Operating method

Resolve Disputes Online provides a software solution to businesses who in turn provide dispute resolution services to individual customers. In theory, it is a B2b2C business, but the company’s main clients are businesses. So, the company experience’s an enterprise sales cycle where negotiating with the customer and closing the deal takes upto three months. The Global Head of Sales gives a demo to the customer as a first step. Then, the Head of Product Development and Global Head of Sales interact with the customer to understand their requirements – this is the diagnosis phase. Then Resolve Disputes Online makes a plan to configure their software solution to match the needs of the customer. Once the customer is satisfied with the solution that is being offered, the two parties sign the contract. Thereafter, Resolve Disputes Online install the software in the IT systems of the client. 

Post installation, there is a two week period in which Resolve Disputes Online provides User Acceptance Testing. Here, the company trains the staff of the client company in using the software. Resolve Disputes Online encourages the client company to group its staff in user groups and assigns them different roles in relation to the product to ensure that the staff of the client company becomes familiar with the software. After that, the client can make the software public to its end consumers for the purpose of dispute resolution.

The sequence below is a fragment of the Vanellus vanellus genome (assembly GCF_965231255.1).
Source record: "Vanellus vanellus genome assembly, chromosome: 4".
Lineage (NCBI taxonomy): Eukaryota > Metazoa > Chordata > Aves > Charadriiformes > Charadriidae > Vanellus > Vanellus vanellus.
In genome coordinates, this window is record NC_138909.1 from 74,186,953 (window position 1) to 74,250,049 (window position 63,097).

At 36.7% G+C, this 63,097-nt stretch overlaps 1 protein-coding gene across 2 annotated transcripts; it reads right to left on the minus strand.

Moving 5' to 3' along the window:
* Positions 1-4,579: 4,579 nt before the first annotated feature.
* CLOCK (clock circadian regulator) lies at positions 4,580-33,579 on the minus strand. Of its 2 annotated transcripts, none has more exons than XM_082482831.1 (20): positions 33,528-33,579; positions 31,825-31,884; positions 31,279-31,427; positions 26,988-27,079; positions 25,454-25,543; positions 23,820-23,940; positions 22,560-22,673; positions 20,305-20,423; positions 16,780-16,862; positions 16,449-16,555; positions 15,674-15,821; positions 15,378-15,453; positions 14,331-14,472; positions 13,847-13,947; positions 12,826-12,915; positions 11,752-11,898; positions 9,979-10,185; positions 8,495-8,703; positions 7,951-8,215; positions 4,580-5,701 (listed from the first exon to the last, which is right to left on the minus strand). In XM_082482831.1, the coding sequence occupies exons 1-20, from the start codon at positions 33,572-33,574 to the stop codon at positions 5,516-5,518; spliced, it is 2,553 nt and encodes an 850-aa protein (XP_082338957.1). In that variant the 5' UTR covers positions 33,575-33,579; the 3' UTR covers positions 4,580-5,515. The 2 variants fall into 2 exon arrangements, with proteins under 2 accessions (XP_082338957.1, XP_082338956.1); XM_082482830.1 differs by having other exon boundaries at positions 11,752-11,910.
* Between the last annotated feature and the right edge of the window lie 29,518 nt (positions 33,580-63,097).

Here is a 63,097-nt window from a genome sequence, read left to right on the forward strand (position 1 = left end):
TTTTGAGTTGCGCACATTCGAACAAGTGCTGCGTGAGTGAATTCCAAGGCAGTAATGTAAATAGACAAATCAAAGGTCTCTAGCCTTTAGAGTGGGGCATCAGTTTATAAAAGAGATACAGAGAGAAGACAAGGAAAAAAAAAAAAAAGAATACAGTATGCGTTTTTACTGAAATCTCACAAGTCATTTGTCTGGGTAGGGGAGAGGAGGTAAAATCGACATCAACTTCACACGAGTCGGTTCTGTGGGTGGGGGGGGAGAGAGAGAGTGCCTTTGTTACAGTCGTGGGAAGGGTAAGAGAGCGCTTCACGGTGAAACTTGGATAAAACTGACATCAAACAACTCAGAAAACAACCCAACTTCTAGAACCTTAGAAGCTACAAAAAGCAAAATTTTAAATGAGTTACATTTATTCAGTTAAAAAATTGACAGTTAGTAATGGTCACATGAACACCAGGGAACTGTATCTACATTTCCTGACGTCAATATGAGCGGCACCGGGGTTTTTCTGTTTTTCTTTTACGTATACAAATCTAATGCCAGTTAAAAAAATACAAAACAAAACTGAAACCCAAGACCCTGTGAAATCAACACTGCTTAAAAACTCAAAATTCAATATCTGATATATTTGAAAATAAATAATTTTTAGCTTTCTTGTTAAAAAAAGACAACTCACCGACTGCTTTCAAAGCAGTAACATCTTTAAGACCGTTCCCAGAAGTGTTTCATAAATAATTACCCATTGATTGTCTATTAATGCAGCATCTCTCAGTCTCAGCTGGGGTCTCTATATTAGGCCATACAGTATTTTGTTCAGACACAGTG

For the duration that the client uses the software, Resolve Disputes Online provides them technical support. The company supports the client in relation to technology-based queries, any further configurations required in the software and in resolving the end consumer’s problems. For example, if the claimant and the defendant – who are the customers of the client to whom Resolve Disputes Online is providing the software – have a problem in using the platform, they need to go to the client company. They are the end consumer’s first point of contact. If the client company is unable to resolve the problem, it forwards it to the technical support team of Resolve Disputes Online. If the problem is not resolved by the technical support team, then the Product Development team of Resolve Disputes Online takes care of it.